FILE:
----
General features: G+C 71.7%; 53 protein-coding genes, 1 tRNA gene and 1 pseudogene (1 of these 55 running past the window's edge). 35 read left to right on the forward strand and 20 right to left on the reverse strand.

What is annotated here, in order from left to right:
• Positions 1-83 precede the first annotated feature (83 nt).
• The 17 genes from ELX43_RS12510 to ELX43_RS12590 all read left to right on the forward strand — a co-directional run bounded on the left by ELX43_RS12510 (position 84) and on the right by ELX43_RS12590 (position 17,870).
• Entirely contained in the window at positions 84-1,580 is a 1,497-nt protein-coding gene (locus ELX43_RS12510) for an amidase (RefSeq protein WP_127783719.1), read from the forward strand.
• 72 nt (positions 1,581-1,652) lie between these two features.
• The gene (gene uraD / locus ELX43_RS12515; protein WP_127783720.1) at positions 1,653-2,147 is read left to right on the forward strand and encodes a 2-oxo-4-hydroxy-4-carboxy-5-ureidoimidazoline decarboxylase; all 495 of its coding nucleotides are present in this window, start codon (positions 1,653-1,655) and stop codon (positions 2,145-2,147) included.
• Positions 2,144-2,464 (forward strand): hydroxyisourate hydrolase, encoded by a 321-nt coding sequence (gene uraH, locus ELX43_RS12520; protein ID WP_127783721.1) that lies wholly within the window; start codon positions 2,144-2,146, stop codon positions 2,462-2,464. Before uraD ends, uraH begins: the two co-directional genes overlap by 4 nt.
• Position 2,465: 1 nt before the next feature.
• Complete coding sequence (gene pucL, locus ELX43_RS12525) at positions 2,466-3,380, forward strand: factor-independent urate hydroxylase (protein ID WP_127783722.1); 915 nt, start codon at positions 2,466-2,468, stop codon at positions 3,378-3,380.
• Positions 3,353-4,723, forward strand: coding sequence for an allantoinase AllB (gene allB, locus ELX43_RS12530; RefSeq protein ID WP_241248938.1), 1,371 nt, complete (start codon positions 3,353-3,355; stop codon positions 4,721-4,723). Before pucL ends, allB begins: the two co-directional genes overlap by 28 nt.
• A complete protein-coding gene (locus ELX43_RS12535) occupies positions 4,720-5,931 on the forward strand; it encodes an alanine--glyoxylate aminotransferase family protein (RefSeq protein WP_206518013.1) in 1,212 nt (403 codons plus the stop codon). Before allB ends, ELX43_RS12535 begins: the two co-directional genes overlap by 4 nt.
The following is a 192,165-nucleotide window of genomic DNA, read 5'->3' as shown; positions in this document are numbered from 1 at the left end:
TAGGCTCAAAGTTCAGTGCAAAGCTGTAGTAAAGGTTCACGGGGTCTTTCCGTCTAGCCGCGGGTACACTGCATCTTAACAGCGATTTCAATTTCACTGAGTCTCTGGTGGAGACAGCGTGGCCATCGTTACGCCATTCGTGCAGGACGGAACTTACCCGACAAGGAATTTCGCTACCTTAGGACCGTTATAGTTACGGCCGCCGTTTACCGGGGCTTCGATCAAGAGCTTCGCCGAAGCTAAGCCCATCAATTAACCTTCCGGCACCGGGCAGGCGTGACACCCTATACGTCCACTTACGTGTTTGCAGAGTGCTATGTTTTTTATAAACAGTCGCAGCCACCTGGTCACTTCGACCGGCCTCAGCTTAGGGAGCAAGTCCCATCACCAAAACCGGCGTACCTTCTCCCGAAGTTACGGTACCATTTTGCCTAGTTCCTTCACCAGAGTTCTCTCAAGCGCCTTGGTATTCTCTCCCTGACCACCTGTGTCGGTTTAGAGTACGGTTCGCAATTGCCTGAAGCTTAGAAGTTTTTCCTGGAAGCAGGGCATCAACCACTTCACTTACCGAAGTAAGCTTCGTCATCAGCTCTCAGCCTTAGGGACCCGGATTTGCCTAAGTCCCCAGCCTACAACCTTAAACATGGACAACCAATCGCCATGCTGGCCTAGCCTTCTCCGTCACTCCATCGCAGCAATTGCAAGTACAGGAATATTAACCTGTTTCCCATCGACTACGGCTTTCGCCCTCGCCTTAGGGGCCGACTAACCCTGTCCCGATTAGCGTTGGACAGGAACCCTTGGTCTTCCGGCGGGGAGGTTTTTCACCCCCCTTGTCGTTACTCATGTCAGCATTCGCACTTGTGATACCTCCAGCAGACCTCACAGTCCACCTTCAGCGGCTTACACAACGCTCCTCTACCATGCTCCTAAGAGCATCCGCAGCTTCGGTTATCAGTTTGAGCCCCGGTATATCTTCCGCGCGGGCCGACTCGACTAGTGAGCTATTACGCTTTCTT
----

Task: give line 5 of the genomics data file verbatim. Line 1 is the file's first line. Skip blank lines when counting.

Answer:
• Entirely contained in the window at positions 84-1,580 is a 1,497-nt protein-coding gene (locus ELX43_RS12510) for an amidase (RefSeq protein WP_127783719.1), read from the forward strand.